The most challenging area to go hiking in the Netherlands is in the far south, in the hills of southern Limburg. In this blog you can read all about a half day hike in the hills south of the city of Maastricht. The hiking trail passes by limestone caves and mines, the river Jeker, vineyards and the tiny Belgian village of Kanne. You can easily combine this attractive hike with a visit to Maastricht as it starts and ends in town.
Why visit southern Limburg?
To the Dutch southern Limburg is the most exotic part of their country. That’s partly due to the atypical hilly landscapes offering excellent hiking and biking opportunities. Another reason is that Maastricht and its surroundings have a good culinary reputation, with lots of nice restaurants serving local specialties. Southern Limburg produces both wine and beer. The hike I’m describing in this blog passes by several vineyards.
For all these reasons southern Limburg is a popular area to spend a day, a weekend or even an entire holiday. Be aware of this, especially when travelling here in summer.
Downloading the trail: hiking south of Maastricht
The hiking trail I describe in this blog is the ANWB krijtrotsen en wijn-trail. This is an 11 kilometer hiking trail that starts in the southern part of Maastricht, near the limestone caves. Though the route description is in Dutch, you can easily use either the GPS track or the print-version of this trail. Both are available on the ANWB-website.
The starting point: Fort Sint Pieter and the north caves
This hike starts at Fort Sint Pieter on the southwestern edge of Maastricht. The address is Luikerweg 71, Maastricht. This is a half hour hiking away from Maastricht Central Station.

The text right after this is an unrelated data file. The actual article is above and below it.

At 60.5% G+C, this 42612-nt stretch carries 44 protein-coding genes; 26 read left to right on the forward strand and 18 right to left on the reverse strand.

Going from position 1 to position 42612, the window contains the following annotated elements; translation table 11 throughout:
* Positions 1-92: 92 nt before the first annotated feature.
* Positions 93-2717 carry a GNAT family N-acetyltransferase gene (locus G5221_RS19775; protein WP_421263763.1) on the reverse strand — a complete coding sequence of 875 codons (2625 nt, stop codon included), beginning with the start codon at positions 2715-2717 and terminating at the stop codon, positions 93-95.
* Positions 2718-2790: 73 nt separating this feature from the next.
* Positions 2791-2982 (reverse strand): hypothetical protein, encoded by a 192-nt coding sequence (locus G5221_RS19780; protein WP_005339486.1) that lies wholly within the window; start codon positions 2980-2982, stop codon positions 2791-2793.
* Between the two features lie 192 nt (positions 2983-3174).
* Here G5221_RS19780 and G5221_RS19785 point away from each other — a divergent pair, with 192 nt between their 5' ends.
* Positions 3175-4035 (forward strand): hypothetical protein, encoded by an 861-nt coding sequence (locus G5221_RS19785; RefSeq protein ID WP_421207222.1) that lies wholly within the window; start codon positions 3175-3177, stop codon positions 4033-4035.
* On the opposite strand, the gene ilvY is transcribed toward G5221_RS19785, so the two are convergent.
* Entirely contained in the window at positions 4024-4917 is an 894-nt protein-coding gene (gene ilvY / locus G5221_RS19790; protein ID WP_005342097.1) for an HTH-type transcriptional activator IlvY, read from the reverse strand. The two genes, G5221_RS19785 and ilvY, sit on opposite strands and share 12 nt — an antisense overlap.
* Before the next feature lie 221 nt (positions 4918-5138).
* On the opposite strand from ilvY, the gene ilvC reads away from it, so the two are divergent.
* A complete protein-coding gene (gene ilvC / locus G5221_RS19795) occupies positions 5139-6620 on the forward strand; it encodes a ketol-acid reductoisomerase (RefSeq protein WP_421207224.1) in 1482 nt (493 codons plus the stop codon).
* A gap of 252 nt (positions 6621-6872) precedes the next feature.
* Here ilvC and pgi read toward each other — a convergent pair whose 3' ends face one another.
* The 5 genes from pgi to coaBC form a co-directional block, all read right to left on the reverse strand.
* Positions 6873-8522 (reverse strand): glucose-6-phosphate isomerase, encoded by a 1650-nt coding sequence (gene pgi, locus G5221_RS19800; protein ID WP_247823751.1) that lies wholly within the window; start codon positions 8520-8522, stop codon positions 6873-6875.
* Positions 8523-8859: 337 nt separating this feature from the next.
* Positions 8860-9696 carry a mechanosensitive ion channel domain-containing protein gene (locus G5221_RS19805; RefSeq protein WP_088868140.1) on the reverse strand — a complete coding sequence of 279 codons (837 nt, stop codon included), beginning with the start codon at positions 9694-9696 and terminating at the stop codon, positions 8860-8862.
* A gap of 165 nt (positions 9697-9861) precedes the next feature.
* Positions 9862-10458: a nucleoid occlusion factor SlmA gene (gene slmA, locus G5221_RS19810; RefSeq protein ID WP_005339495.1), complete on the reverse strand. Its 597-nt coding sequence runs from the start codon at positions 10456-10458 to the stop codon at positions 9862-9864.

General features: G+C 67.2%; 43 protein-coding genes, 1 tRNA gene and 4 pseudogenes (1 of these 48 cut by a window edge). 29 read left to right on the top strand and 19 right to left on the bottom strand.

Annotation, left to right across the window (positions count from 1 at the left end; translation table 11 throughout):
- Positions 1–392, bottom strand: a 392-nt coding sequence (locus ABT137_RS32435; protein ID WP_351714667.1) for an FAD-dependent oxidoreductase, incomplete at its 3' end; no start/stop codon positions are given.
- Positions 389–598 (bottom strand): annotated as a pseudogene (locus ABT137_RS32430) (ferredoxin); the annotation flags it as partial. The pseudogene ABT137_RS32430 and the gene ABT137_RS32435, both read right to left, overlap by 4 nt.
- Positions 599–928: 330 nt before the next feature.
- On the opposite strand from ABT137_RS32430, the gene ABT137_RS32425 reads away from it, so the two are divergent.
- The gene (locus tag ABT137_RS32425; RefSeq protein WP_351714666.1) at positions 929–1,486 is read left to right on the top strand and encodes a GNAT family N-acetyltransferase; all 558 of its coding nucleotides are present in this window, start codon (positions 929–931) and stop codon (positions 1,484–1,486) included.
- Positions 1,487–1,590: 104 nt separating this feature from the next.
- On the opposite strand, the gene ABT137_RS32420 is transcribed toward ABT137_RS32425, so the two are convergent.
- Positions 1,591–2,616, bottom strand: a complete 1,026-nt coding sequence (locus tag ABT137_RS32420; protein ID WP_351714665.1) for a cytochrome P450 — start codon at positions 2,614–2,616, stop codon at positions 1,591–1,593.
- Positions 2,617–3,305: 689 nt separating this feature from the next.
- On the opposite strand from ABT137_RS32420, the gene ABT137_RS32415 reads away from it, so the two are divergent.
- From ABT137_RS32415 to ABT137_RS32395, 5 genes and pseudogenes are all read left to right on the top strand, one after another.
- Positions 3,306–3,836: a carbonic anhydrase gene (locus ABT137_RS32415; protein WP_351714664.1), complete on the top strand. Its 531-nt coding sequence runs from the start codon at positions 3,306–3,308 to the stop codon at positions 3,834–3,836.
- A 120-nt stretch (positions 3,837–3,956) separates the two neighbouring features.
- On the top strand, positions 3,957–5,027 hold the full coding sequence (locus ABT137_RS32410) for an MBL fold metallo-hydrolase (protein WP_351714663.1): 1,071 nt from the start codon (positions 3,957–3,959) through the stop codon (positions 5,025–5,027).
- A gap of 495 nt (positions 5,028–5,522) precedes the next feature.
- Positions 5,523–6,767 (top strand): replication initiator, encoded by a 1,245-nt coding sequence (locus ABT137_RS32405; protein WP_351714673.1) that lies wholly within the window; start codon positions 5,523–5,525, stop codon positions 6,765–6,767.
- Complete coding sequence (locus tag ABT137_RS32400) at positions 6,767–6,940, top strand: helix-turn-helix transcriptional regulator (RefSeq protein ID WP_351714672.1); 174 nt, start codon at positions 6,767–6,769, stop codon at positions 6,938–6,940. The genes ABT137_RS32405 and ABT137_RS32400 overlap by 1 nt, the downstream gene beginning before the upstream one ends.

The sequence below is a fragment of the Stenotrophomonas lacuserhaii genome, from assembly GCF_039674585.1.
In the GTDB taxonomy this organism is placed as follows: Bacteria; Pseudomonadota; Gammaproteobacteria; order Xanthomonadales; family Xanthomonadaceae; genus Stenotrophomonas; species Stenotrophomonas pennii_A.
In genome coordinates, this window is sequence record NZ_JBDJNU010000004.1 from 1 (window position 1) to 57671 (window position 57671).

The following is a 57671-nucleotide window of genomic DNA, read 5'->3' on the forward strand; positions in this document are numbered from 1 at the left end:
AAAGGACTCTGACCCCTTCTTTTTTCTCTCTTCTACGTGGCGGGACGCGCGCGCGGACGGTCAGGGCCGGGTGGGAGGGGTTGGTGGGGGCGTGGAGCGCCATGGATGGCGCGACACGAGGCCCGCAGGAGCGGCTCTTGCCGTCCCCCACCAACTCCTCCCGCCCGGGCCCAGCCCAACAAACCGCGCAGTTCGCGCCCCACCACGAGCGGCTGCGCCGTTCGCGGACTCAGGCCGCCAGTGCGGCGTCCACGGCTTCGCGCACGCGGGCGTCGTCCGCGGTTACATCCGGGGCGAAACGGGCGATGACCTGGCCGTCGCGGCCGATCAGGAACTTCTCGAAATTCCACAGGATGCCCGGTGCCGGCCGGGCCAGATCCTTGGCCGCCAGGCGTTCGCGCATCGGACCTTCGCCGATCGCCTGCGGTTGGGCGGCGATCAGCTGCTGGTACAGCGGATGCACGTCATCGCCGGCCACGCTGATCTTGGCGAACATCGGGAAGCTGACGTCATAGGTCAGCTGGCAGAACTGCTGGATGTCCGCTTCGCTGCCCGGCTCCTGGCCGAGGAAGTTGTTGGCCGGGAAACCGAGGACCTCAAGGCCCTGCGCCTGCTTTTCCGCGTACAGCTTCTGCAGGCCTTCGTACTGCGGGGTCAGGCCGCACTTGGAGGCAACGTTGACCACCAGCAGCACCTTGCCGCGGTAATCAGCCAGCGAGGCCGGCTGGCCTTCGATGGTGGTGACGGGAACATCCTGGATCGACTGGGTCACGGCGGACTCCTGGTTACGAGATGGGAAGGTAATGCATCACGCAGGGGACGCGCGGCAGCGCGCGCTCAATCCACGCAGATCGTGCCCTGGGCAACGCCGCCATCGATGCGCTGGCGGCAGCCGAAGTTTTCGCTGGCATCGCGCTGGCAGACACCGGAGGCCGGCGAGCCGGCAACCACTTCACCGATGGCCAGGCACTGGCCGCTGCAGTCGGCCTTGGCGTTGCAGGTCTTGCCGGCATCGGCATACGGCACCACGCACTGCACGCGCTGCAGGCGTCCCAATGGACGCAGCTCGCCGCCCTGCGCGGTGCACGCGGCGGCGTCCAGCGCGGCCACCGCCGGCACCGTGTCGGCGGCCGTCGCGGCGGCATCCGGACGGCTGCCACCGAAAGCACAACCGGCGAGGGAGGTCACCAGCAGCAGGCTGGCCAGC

Fort Sint Pieter, Maastricht
Fort Sint Pieter dates back to around 1700. It was built to protect the city of Maastricht against foreign (specifically French!) attacks. The fort connects to the limestone caves underneath by an intricate system of secret corridors.
The north caves, Maastricht
There is not much northern about these caves, as they are located south of Maastricht. We call them north caves because this is the northern entrance to the huge system of limestone caves (a total of 80 kilometers of corridors!) in these hills. Actually these are not real caves either, as they are man made. In the course of the centuries people have removed huge amounts of limestone from these hills and created this cave-like corridor system. Don’t go in there by yourself! It’s easy to get lost here, so always use a guide if you want to visit.
Visiting the fort and the caves
If you have time to spare you should absolutely visit the fort and/or the limestone caves underneath. For this you will need to book a guided tour with an organization called Explore Maastricht. They offer tours in English too. Check out their website for the schedule and to make a reservation.
Hiking across the Sint Pieter mountain south of Maastricht
You will start this hike by climbing a Dutch mountain: the Sint Pietersberg. Don’t worry about bringing your climbing gear! Sint Pietersberg is only 101 meters high and the climb from the surrounding area is only about 50 meters. Pretty impressive for the Dutch though!